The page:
Appy New Year from Speechie Apps: My Top 10 Apps of 2014

10537900_10101501552134624_704772621593102184_oAppy almost new year from Speechie Apps! We’re getting ready to kick off 2015, but it would be a shame to ignore all the great apps we SLPs used in 2014. To celebrate, is hosting an “Expert Linky Party” (click to see details) with a great group of app review bloggers from around the world. We’re all sharing our top 10 apps we’ve used and recommended in 2014. This is a brief compilation of the ones I personally have been using and showing the most at work and in presentations over the past year, in no particular order…

1. Dysphagia by Northern Speech Services. I pull this one out all the time at the hospital. No more messy diagrams or vague descriptions of “things going down the wrong pipe.” Easy-to-see clips of a normal swallow, penetration/aspiration, and various swallow physiology impairments. Great for patient, family, and student education. Simple, clean, well worth the $10. See my review (and other experts’ reviews of it too!) here on

2. Spaced Retrieval Therapy by Tactus Therapy. This has been one of my favorites in the SNFs this year. A relatively simple app (are you sensing a theme here?) that is based on the evidence-based technique of spaced retrieval in patients with memory impairment. (If you want more information on spaced retrieval, check out this Gray Matter Therapy post.) Extra bonus? It’s only $4! See my review on for more details.

3. STAC by Cognitive Innovations. This app is for adult cognitive testing. My favorite thing about this app is that it is a standardized assessment – which is a direction toward which I would really love for many of the more traditional tests move. Also, it was created by two outpatient therapists – one speech-language pathologist and one occupational therapist – which adds a nice multidisciplinary level to it. As a standardized assessment, it is naturally – and, reasonably – pricier than your typical app ($129), but I’d encourage you to check out my review on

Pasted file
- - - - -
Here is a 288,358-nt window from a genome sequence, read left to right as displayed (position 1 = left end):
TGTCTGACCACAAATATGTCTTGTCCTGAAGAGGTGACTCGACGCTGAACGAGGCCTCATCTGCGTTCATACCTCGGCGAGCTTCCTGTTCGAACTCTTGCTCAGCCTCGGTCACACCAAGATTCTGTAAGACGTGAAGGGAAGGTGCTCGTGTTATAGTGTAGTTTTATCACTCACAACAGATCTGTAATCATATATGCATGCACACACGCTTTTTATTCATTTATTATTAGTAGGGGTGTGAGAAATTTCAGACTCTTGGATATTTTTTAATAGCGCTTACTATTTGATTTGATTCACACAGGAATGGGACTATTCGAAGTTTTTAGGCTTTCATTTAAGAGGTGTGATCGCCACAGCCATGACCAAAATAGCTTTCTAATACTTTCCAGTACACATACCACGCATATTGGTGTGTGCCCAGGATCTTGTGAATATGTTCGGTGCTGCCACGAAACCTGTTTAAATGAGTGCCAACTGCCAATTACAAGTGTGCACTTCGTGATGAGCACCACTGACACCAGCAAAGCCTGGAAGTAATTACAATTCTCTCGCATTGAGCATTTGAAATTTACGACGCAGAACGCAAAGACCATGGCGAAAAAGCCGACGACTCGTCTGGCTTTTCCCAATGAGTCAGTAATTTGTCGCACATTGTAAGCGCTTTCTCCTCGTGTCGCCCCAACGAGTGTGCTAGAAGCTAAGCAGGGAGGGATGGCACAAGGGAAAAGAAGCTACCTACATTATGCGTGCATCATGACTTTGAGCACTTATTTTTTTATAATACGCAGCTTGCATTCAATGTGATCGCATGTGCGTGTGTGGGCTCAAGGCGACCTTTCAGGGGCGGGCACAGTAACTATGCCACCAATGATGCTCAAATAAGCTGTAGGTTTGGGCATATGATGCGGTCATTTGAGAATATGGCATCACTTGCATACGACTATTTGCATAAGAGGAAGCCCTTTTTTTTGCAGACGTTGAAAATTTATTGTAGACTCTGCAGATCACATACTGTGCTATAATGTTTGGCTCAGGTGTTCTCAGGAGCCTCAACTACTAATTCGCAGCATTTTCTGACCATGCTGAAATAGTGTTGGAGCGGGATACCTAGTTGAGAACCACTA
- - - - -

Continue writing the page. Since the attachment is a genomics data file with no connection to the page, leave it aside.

4. Speech Trainer 3D by Smarty Ears. Another oldie-but-goodie. This was one of the first apps I ever reviewed here at Speechie Apps, and it’s still one of the ones that gets the most oohs and ahhs when I show it off during presentations. Great animations of how sounds are produced, and when you flip the iPad/iPhone sideways, it turns on the front-facing camera and shows a comparison of how the child is producing it vs how the model produces it. Way more exciting than mirror work or verbal/tactile cues alone, and only $8. has reviews of this app from myself and from blogging app expert Mary Huston, so be sure to check it out.

5. Soundable by LessonPix and Tactus Therapy. This one you don’t even have to share with your students/patients! 😉 A “Words With Friends”/Scrabble-type app you can play with other SLPs…but with IPA phonetics. Oh, and did I mention it’s free? A number of the YappGuru experts have reviewed it, too.

6. Bla Bla Bla by Lorenzo Bravi. Free app that was never intended for therapy, but can be used to give basic biofeedback to kids and adults for appropriate volume level. Great for showing a visual cause-effect of increased/decreased volume. I reviewed it here on

7. Bag Game by all4mychild. Another one of my all-time favorites that SLPs just eat up when they see it, largely because there must be a million ways to use it, and for only $2. One of my top recommended apps for using in groups with preschoolers and early elementary kiddos. See my and other expert reviews of it on

8. Sign 4 Me by Vcom3D. This year I had the pleasure of working with a patient in one of the SNFs who is Deaf, and the language barrier was a huge issue. I have a background knowledge of ASL, as I have family who are Deaf, and I grew up in a city with a very rich Deaf culture. This app was great for looking up unfamiliar words. The animated signer is easy to understand, and you can move him around to get better views as needed. Great for working with adults or kids who utilize sign, whether as a primary form of language, or to supplement speech. It is worth the $13 purchase. My YappGuru review has more details.

9. Conversation TherAppy by Tactus Therapy. Yes, there are three Tactus apps on this list! But what can I say? They’re just that good for apps for adults, which has been most of my caseload this year. Conversation TherAppy is another one of those extremely versatile apps that I use as intended…and also in 20 other ways. The $25 price tag is a steal for all the therapy content you get. See several YappGuru expert review (including my own) here.

10. Guided Access. Okay, so I’m cheating with this last one here. This isn’t an app, but rather a tool that Apple created within it’s accessibility settings so that you can have more control over your iPad. I’m still amazed that so few SLPs are aware of this. You can use it to limit the touch screen, ability to click out of the app, the amount of time an app runs, the physical buttons, and so much more. Go to Settings-> General-> Accessibility-> Guided Access to turn it on. Make sure to turn on “Guided Access” and the “Accessibility Shortcut.” Go into whatever app the child/adult wants to use, triple click the home button, and you can set up any restrictions you’d like! It’s too important not to mention, and I’d say it’s one of the best features iOS has to offer.

Whew! 2014 was a fun year for apps. Be sure to check out all the other expert bloggers’ top 10s – we’re all linked to this blog post on the YappGuru blog. Hope to see you all in 2015! Appy New Year from Speechie Apps and YappGuru!!!

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